We're playing a bit of a waiting game this morning. Barnes & Noble has an event in a couple of hours (10 am ET) during which some kind of new Nook will be unveiled. I'm not sure anyone (other than Barnes & Noble itself) knows exactly what to expect; whether it's a new touch-screen e-ink model, or a replacement for the NookColor. Blogger groupthink seems to be coming down on the side of the former, though.
Then a little later in the day, Microsoft will be doing a preview of "Mango," the next version of Windows Phone 7. Steve Ballmer promises over 500 new features, according to Engadget, who also says the event is going to be all about the software, with no new hardware introduced. I want to like Windows Phone 7; maybe Mango will do the trick for me.
While we wait for all the fun let's do a quick recap of a couple of other e-reader/tablet news blurbs. First, Kobo beat Barnes & Noble to the punch when it introduced a new e-reader yesterday. The Kobo eReader Touch Edition will retail for $129.99 and the old Kobo reader drops to $99.99. Rather than using the capacitive touch-screens found in most touch devices these days, the eReader Touch uses Neonode's zForce infrared touch tech, which means you can flip pages with a gloved finger or the end of a pencil, if you choose (a plain old finger will still work, too). This is a small e-reader, with a 6" screen so it can fit in your back pocket (if you're anything like me, that's going to lead to a sat-on e-reader in short order).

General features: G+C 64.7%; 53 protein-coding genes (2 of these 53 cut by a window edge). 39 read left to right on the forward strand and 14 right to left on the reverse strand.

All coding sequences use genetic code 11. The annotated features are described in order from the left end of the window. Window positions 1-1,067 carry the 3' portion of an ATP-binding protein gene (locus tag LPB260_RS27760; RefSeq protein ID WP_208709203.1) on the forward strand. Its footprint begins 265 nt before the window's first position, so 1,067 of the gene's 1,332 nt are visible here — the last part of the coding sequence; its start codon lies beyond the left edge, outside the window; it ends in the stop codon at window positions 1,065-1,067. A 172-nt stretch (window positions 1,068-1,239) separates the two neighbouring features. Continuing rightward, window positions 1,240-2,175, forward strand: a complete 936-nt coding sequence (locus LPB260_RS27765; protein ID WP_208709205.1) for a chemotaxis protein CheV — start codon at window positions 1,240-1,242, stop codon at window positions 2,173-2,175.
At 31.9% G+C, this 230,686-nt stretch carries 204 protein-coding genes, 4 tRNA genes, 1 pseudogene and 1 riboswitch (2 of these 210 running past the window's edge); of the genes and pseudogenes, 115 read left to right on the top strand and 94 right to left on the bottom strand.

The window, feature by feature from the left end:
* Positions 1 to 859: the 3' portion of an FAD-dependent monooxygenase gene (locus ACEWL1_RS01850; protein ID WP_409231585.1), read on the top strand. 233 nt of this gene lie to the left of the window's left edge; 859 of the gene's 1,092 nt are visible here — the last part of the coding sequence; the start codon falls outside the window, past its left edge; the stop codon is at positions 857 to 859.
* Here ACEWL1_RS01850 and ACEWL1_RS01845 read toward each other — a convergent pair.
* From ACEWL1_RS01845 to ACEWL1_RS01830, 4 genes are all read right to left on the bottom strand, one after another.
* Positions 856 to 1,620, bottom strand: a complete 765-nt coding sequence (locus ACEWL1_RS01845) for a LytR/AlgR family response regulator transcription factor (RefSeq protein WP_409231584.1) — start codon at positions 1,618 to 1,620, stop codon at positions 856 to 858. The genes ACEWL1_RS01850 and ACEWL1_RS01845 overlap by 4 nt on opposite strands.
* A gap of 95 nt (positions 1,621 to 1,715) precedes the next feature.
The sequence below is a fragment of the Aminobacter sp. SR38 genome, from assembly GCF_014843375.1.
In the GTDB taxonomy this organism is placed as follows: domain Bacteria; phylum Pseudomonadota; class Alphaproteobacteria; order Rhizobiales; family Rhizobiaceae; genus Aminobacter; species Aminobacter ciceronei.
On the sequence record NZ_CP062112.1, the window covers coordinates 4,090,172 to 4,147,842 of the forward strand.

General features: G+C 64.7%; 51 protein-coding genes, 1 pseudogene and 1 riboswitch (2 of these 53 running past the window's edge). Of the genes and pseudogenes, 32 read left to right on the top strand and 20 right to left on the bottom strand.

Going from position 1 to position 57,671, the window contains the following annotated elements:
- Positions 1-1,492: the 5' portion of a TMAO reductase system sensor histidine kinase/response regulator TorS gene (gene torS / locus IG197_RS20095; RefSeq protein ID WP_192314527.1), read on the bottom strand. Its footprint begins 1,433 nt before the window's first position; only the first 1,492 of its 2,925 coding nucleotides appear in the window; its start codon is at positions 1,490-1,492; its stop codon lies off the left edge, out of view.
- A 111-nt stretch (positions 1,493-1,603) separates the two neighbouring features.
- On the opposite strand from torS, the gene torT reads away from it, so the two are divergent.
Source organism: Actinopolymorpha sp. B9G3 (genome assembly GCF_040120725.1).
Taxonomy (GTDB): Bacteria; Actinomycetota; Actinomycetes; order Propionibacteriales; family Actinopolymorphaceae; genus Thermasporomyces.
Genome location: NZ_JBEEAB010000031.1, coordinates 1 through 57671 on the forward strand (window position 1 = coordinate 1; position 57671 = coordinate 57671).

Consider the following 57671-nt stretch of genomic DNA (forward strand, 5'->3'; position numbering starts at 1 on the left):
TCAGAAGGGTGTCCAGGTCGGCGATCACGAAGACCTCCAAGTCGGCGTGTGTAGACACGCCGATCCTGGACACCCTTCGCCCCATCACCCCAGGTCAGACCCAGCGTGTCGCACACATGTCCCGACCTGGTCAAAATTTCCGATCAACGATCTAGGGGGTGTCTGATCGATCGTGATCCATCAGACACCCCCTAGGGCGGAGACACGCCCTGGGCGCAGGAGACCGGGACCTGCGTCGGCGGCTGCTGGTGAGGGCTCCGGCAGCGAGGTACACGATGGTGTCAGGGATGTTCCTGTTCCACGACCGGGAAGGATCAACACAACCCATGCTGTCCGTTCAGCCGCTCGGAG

Let's finish up with some more Amazon tablet rumors. I talked a little bit about the "Coyote" and "Hollywood" tablets last week. Now Tim Bajarin at PCMag claims to have sources that tell him the 7" Coyote (with a Tegra 2 dual core chipset) will be just $349 and the 10" Hollywood, with Nvidia's new quad-core Tegra 3 (code-named Kal-El) will be just $449! He also reiterates the 2nd half of 2011 release date that I doubted when Boy Genius Report first mentioned it. Maybe it's for real. If Amazon can put a quality 10" quad-core Android tablet on the market this year for less than $500, it's going to really shake up the tablet landscape (which is pretty much the main pint of Bajarin's article, but I can't help but breathlessly agree with him; this is a rumor that has me really excited). Hey, maybe that's even enough horsepower to run Flash nicely.